By Hans Morgenstern
By Joseph Hess
By Peter Gilstrap
By Julia Burch
By Jeremy Essig
By Nathan Smith
By Julie Seabaugh
By Julie Seabaugh
In the Frostbidden Years comes with a narrative slightly less complicated than a Coheed & Cambria album. The sub-Vonnegut short story in the liner notes alludes to a dystopian future that includes melting ice caps, a self-possessed king and a savior who travels by an aerial wind boat.
But don't let these details scare you away: While the narrative that drives these songs can seem a little bit heady or highfalutin, the band steers clear of prog-rock jack-offery. Instead, the five-piece opts for a slightly bluesy, psychedelic strain of rock & roll with equal debts to Led Zeppelin, the Drive-By Truckers and Spiritualized.
"In the Fairest of the Seasons/An Odd-Numbered Year" swaggers with the fuzzed-out guitars and righteous vocals of a White Stripes track, and "Marchland in the Morning" stomps with twangy riff that would be at home in an alt-country band's set.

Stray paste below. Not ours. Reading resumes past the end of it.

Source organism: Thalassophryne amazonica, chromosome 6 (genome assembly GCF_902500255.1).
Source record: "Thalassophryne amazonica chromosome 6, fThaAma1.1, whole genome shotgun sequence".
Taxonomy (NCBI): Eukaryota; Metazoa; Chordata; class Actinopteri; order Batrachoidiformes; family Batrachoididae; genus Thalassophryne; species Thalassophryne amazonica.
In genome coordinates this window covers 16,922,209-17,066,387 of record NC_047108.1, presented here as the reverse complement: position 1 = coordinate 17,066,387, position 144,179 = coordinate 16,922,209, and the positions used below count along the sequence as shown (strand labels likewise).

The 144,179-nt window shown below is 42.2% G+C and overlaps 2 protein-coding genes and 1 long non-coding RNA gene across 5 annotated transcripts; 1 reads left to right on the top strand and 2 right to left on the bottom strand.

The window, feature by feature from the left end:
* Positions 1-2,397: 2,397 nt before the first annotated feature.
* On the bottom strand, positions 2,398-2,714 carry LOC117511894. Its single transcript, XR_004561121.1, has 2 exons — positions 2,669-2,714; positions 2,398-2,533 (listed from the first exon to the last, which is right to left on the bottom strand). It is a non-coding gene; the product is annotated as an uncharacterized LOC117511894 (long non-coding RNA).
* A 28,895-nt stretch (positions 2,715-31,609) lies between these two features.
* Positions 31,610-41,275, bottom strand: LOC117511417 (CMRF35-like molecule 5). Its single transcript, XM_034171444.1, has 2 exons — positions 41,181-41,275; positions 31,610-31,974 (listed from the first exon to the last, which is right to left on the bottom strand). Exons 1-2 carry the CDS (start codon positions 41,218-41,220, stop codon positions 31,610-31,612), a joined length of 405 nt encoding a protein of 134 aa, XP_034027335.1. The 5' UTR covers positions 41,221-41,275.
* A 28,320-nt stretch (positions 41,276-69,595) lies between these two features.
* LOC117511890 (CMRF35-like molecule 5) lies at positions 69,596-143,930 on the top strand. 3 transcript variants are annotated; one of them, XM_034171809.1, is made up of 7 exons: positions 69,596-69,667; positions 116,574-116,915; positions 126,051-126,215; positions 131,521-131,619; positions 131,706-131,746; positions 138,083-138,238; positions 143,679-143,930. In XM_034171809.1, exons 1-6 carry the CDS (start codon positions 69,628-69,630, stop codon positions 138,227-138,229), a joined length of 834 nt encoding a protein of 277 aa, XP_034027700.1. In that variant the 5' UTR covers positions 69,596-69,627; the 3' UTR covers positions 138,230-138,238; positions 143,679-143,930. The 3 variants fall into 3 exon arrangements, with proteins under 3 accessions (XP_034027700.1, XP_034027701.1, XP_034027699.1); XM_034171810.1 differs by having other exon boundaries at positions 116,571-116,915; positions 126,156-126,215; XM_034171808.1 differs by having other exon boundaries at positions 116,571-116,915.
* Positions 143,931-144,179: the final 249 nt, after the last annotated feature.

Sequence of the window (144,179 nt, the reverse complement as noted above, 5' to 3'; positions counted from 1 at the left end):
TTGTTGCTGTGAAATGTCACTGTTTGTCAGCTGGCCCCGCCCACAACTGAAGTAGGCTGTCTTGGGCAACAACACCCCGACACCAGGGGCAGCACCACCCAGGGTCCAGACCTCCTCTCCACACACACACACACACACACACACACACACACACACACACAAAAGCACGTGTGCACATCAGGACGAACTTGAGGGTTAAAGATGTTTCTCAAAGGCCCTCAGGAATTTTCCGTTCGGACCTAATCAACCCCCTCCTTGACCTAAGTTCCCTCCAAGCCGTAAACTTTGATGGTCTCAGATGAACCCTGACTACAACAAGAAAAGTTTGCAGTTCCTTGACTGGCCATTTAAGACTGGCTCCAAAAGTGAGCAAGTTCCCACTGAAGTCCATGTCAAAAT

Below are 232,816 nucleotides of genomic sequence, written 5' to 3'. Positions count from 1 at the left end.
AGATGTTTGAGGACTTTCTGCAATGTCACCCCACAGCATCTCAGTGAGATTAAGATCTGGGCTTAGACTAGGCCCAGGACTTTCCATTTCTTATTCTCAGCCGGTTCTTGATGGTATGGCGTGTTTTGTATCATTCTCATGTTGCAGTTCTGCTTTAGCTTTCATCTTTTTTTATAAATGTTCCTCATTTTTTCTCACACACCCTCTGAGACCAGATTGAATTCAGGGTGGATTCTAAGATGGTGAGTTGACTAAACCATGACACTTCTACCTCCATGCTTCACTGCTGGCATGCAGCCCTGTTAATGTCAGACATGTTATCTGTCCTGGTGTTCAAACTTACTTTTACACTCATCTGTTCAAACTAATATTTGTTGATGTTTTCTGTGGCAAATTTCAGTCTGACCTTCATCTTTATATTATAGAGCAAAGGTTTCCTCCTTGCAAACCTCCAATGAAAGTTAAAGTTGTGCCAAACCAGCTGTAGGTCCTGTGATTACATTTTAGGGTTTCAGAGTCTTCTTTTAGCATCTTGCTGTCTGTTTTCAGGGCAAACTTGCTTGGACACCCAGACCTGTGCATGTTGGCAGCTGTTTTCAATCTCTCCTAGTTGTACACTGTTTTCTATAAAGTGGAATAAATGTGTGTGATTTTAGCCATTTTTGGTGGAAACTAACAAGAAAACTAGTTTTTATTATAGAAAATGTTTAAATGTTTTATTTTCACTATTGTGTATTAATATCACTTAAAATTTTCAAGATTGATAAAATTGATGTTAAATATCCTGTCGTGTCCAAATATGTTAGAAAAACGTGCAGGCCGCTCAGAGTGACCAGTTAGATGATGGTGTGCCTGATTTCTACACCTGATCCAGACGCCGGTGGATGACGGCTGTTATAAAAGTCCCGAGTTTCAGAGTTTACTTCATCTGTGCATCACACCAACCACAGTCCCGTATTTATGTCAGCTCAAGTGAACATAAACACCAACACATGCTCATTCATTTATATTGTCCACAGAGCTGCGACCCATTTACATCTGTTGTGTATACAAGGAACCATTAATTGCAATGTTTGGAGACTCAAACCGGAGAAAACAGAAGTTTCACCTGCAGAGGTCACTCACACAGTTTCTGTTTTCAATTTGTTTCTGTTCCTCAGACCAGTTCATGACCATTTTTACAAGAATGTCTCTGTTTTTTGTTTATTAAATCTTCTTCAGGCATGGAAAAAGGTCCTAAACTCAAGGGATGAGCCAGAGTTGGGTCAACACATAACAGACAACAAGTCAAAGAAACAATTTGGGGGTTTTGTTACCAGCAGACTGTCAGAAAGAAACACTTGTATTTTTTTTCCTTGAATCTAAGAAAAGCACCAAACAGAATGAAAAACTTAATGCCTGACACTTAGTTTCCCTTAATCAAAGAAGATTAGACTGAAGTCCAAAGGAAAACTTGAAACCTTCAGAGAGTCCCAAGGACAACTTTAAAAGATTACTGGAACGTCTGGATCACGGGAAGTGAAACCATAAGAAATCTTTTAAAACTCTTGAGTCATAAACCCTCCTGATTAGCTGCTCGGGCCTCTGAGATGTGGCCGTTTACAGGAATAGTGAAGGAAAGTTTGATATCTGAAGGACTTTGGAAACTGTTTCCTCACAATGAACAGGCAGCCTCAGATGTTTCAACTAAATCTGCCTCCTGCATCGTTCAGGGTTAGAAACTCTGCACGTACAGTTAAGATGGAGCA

Any band so fixated on a bleak, post-industrial world would have to slip a few Radiohead allusions into their songs, and sadly the band chose to ape the grating computer-voice soliloquy of OK Computer's "Fitter Happier" on "Dissonance of Communicatory Dialysis." It's the one low point of an album that moves with as much guitar muscle as lyrical smarts. While it would be easy to condemn the record for its many pretensions, Red Water Revival is so at ease in these songs and so assured of their vision that it's easier and more rewarding to go along for the ride in its wind boat.
Christian Schaeffer 9 p.m. Tuesday, July 24. Cicero's, 6691 Delmar Boulevard, University City. $5. 314-862-0009.
Want your CD to be considered for a review
in this space? Send music c/o The Riverfront Times, Attn: Homespun, 6358 Delmar Boulevard, Suite 200, St. Louis, MO 63130. Email firstname.lastname@example.org
for more information.